India has built 2,088 kilometer of roads in areas bordering China in the last five years with an expenditure of Rs 15,477 crore, the Narendra Modi government said on Monday (25 July).
In total, the government spent Rs 20,767 crore in constructing 3,595 km of border roads during the period that included those in areas along the frontiers with Pakistan, Bangladesh and Myanmar, according to the details provided in Lok Sabha.
As per the details provided by Minister of State for Defence Ajay Bhatt, Rs 4,242.38 crore was spent to construct 1,336.09 km of road along the border with Pakistan, while an expenditure of Rs 882.52 crore was incurred to build 151.15 km road along the frontier with Myanmar in the last five years.
Bhatt said 19.25 kms of road was constructed along the border with Bangladesh at a cost of Rs 165.45 crore.
There has been a renewed focus on developing infrastructure along the Line of Actual Control (LAC) with China following a series of standoffs with China laong the LAC, including in eastern Ladakh.
The standoff in eastern Ladakh, which began sometime in the April-May 2020 period, continues at some friction points, including Hot Springs. Both sides have gradually enhanced their deployment by rushing in tens of thousands of soldiers as well as heavy weaponry.
As a result of a series of military and diplomatic talks, the two sides completed the disengagement process last year on the north and south banks of the Pangong lake and in the Galwan and Gogra area.
Each side currently has around 50,000 to 60,000 troops along the Line of Actual Control in the sensitive sector.
China has upgraded infrastructure at its bases close to the LAC, including dual-use airports, with the construction of hardened shelters for its fighter aircraft and increasing the length of their runways.
Over the last few months, China has built a bridge over Pangong Lake, in Indian territory under its occupation since 1958. According to reports, it plans to construct a new highway along the LAC with India.
While India has been building border roads faster than before for a few years now, these developments, including the multiple standoffs along the LAC, have induced urgency in the spending on border infrastructure.
In the 2022-23 budget, the government increased the capital outlay for the Border Roads Organisation (BRO) by 40 per cent to Rs 3,500 crore.
As its name suggests, the BRO, an agency under the Ministry of Defence, is responsible for the construction and maintenance of border roads and allied infrastructure such as bridges in India's border areas.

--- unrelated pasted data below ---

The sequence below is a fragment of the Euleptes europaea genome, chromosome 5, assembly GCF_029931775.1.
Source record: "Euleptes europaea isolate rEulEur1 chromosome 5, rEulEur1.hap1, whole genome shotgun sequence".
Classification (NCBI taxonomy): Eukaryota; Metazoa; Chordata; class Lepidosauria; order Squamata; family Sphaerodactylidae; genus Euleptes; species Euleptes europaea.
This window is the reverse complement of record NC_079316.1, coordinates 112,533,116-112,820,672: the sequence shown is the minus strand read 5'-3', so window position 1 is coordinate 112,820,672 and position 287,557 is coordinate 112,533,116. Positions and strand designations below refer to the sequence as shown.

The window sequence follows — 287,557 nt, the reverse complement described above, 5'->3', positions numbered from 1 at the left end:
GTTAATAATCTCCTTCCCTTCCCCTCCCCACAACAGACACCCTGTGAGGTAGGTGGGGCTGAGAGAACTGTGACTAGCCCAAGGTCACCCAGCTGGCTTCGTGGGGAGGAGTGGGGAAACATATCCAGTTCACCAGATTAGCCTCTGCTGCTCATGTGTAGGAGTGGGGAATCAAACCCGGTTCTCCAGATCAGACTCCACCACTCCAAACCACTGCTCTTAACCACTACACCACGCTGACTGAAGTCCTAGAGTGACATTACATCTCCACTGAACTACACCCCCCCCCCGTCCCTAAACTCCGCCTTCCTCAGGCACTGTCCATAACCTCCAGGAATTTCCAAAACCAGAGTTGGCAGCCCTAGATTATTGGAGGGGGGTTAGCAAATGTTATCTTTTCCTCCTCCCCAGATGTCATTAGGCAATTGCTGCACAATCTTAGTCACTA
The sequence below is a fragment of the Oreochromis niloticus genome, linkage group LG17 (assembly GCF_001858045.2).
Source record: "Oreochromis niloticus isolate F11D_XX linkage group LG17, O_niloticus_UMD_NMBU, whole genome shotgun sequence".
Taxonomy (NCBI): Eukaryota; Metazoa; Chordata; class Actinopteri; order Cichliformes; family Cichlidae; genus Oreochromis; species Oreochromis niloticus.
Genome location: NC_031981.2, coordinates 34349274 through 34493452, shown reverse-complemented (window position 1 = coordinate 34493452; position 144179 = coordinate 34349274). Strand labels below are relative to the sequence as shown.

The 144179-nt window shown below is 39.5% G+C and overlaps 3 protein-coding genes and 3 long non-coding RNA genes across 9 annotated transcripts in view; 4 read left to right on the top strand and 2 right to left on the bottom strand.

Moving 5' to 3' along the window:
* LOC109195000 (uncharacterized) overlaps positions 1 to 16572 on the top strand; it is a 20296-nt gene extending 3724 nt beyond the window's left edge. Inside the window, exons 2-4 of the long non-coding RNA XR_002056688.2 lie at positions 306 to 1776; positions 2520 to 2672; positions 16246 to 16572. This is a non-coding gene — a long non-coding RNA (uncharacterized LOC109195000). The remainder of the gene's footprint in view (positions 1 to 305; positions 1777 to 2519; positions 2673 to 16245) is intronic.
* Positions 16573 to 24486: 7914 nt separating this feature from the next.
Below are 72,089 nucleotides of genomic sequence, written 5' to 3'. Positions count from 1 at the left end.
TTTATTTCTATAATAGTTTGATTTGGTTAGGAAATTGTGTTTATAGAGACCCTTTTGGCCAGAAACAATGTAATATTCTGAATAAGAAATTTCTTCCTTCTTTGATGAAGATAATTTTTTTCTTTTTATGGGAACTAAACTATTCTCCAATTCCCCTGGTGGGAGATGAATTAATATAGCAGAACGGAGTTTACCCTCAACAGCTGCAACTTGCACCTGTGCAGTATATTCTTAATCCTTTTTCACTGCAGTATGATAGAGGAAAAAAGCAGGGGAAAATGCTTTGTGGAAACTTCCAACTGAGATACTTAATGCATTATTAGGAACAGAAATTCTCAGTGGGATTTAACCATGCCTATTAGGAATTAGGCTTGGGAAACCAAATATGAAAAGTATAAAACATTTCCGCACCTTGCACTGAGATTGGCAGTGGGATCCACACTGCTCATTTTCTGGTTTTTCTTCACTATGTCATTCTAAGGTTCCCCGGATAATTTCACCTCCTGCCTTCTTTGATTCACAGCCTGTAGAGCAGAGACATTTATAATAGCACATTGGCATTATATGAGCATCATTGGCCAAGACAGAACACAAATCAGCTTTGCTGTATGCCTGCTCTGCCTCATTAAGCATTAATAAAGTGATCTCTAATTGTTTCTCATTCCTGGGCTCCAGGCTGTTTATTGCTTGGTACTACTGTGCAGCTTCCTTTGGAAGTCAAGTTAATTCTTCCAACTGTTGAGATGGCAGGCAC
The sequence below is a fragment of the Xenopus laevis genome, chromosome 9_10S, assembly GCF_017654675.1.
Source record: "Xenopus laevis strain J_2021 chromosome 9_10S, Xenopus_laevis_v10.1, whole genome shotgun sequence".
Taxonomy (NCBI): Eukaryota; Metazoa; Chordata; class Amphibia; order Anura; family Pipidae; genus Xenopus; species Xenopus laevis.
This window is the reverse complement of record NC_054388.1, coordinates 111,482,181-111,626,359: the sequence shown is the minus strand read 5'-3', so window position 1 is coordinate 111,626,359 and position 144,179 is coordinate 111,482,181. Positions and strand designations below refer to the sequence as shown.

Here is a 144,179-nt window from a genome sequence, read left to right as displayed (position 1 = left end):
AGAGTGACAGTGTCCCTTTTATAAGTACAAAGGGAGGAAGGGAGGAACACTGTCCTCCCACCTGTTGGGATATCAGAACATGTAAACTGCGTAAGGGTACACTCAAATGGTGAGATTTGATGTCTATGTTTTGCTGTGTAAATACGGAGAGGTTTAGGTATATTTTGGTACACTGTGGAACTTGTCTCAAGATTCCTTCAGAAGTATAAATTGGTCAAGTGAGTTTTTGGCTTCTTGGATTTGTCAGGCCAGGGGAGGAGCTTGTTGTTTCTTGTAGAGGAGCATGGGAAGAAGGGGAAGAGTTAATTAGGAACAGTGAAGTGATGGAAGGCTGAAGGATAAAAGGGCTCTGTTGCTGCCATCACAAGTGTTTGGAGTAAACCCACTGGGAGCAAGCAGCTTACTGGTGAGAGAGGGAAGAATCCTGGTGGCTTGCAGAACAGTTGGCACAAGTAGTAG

Over the last few years, the BRO has significantly increased the pace of construction of roads in border areas. Major reforms, including the transfer of control of the organisation to the Defence Ministry, have helped the BRO improve the pace of construction of border roads.
Such changes have been accompanied by a sharp increase in the BRO's budget over the last few years. While its annual budget between 2008 and 2016 varied from Rs 3,300 crore to Rs 4,600 crore, it reached Rs 8,050 crore in the financial year 2019-2020.
BRO's performance has improved consistently over the last few years. In 2020, despite Chinese aggression in eastern Ladakh and a raging Covid-19 pandemic, the BRO improved its performance over the last year.
In the year 2018-19, work done by the BRO saw a jump of over 12 per cent over the previous financial year. In the year 2019-20, the agency had completed over 30 per cent more work than it did in the year 2018-19.
More recently, the centre has notified amendments to environmental impact assessment rules, exempting highway projects related to defence and strategic importance within 100 km of the LAC or the border from the requirement of environmental clearance.
Reports say the government could soon set up a dedicated agency for the management of infrastructure along India's borders. Border Infrastructure Management Authority (BIMA) will be responsible for the development of road, rail, water, power and communications infrastructure along the borders, including the frontier with Tibet.
China is building new villages along the frontier in Tibet to assert its claims along the LAC. It has already developed 628 villages, some in territory claimed by India and Bhutan.
Apart from spending billions on infrastructure development in remote border areas of Tibet, China has used economic incentives, including annual subsidies, to get reluctant Tibetans to move to border villages. The population of border areas has grown by 10.5 per cent, Wu Yingjie, the Communist Party secretary for Tibet, revealed last year.
The Vibrant Villages Programme announced in the 2022-23 budget is a response to China's border consolidation project. The existing border development schemes are being converged under the programme, and their outcomes will be defined to allow better monitoring.
(With inputs from PTI)
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